For jewellery design, accent metals and feature, these metals are becoming more sought after. brass and copper hold warm and golden hues, reminiscent of antique treasures, and with ease of workability, the metals allow the maker to be playful with their designs. Stainless steel often seen in ranges designed for men, remains a strong option, resistant to tarnishing, and rust and is exceptionally durable with companies like Cudworth continuing to carry strong ranges of stainless steel men’s jewellery.


An increasingly favoured alternative among consumers for its striking appearance, durability, and versatility is black zirconium. This alternative metal is a naturally silver-grey metal. However, when it undergoes a specialised surface treatment process called heat oxidation, it transforms into a deep black colour. This process results in a durable, scratch-resistant coating that enhances the metal’s aesthetic appeal and longevity.

According to Chris, black zirconium on its own allows for bold and edgy designs while also providing a striking contrast when crafted with more conventional choices like yellow or rose gold. “The demand for such options has evolved as couples increasingly seek personalised rings that reflect their own unique style,” he says.

Supplied by Worth & Douglas

The Rise of Alternative Metals

Today’s market sees a growing interest in alternative metals such as tungsten, zirconium and titanium due to their affordability, diverse styles, and innovative properties. This shift reflects consumer’s desire for personal expression and accessibility in jewellery design.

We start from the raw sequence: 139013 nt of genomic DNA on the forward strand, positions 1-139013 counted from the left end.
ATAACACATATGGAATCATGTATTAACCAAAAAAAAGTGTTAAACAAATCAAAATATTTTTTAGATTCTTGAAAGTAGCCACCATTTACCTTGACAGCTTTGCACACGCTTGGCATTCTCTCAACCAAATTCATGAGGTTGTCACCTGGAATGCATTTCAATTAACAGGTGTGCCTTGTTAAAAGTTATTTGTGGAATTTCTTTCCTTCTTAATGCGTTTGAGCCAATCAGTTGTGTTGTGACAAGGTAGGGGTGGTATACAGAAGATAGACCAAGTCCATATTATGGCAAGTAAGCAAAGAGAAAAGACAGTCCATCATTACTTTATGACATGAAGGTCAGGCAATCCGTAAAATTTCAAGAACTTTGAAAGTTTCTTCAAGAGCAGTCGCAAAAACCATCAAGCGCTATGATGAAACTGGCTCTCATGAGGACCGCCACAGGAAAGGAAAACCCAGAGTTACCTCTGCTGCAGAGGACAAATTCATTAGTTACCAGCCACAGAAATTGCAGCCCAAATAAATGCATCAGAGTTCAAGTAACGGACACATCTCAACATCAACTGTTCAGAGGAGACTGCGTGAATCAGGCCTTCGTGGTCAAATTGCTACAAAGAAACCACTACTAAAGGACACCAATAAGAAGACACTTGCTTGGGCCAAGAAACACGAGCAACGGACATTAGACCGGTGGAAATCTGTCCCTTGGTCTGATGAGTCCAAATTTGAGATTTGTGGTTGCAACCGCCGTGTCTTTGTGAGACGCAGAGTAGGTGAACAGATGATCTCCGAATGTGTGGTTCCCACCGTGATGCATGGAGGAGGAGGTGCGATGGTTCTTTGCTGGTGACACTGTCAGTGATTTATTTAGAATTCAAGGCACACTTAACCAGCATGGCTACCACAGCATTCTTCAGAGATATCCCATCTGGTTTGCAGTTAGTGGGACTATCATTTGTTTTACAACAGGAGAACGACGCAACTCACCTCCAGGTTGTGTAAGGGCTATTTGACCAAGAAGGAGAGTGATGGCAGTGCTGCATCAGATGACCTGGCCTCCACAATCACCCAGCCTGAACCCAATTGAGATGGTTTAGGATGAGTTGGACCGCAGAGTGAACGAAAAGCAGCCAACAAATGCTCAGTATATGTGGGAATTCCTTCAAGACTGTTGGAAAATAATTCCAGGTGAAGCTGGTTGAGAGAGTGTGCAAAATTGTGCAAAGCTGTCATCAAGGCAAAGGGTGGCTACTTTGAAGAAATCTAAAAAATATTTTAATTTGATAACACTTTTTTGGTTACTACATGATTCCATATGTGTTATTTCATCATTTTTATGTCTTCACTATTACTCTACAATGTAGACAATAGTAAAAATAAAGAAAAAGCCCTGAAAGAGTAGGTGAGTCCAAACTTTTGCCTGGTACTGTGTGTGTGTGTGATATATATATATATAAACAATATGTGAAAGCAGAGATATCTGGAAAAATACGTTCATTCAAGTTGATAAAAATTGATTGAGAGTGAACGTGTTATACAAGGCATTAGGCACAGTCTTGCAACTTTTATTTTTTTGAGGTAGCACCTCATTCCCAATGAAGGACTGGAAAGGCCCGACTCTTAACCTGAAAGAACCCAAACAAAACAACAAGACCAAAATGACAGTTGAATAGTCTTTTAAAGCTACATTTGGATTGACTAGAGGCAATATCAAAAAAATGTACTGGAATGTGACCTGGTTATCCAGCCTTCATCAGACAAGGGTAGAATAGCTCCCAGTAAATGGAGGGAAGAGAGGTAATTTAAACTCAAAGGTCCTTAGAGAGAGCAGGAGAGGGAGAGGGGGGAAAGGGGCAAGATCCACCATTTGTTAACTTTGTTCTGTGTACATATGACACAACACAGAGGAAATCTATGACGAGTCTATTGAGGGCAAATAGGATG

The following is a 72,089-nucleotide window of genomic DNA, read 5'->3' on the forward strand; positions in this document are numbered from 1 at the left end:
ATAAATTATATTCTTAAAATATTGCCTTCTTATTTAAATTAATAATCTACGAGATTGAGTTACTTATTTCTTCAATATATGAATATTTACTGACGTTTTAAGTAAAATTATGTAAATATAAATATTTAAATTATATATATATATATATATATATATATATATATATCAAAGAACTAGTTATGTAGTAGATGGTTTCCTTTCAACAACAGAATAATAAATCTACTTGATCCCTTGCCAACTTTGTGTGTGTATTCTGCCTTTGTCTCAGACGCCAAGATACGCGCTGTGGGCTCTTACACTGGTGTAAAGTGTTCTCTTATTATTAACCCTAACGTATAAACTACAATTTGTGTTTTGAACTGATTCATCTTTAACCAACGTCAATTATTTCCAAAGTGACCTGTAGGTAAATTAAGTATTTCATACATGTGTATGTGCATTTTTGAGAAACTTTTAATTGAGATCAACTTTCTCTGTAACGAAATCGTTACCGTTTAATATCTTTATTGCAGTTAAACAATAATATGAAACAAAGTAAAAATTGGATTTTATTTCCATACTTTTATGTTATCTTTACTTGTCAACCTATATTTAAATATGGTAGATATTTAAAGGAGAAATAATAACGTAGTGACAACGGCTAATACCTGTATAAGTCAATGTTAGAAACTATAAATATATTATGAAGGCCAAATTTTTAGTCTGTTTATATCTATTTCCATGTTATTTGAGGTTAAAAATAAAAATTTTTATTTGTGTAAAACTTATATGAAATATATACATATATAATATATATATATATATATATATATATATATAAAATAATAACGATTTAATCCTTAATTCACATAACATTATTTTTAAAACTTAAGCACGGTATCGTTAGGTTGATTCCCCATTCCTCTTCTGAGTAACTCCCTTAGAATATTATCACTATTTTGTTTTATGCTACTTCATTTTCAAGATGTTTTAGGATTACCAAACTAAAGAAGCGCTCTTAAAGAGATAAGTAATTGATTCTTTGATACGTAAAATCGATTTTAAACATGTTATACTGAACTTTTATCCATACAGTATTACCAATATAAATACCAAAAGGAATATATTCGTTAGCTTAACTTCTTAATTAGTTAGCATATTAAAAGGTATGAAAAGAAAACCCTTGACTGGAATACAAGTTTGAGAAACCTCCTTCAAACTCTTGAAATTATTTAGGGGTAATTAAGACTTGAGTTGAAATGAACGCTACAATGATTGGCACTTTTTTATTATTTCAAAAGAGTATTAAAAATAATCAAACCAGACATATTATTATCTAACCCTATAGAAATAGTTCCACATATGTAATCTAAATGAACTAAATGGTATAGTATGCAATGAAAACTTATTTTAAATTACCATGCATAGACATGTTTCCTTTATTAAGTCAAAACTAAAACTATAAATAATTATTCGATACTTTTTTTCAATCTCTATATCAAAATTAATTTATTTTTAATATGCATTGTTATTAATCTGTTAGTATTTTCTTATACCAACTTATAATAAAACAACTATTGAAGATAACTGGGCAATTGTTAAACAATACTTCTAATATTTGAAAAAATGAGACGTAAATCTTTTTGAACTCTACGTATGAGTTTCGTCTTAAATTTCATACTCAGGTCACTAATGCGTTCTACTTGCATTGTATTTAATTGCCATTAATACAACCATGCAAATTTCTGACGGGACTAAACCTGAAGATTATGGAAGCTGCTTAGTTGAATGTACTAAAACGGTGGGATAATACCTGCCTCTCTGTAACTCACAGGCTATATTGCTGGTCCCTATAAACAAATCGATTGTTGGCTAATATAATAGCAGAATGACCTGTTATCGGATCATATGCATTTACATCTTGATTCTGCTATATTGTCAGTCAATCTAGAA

According to the director of Worth and Douglas, Chris Worth says “alternative metals stand out with features such as superior durability, lightweight elegance, and hypoallergenic properties, “setting them apart from the more conventional choices.” 

“The distinct characteristics of these alternative metals not only provide a contemporary appeal but also address the tastes and needs of today’s couples in ways that traditional metals may not,” he says. 

Director of Shreeji Jewelry, Nimesh Champaneri, also agrees, saying that “there has been growing interest in alternative metals such as titanium, tungsten and stainless steel, particularly in men’s jewellery”.

Supplied by Starium
Supplied by Starium

A Glimpse Into the Future

With a growing focus on sustainability, consumers are driving a shift in the jewellery industry towards recycled alternatives like e-waste metals, responding to concerns about the environmental consequences of gold mining. By embracing these eco-friendly materials, jewellers not only meet the demand for more socially responsible products but also contribute to reducing harmful extraction practices, aligning with the values of environmentally conscious consumers. 

Furthermore, innovative patented metal alloys like Starium are entering the market, offering a unique blend of precious white metals and meteorites. Starium presents a more cost-effective alternative to metals like platinum. Alongside its use of palladium, its surprising addition of meteorite is found rather than mined.

While metals like gold maintain intrinsic value in jewellery, the selection of metals used in jewellery design is continuously shifting, contingent upon a myriad of factors, including supply-demand dynamics, prevailing fashion trends, and considerations about environmental sustainability and ethical sourcing. For businesses in the jewellery industry, staying attuned to these trends and understanding consumer preferences is essential for maintaining relevance and meeting the evolving market needs. By remaining responsive to shifting demands and aligning with ethical and environmental values, businesses can position themselves for success in this dynamic industry.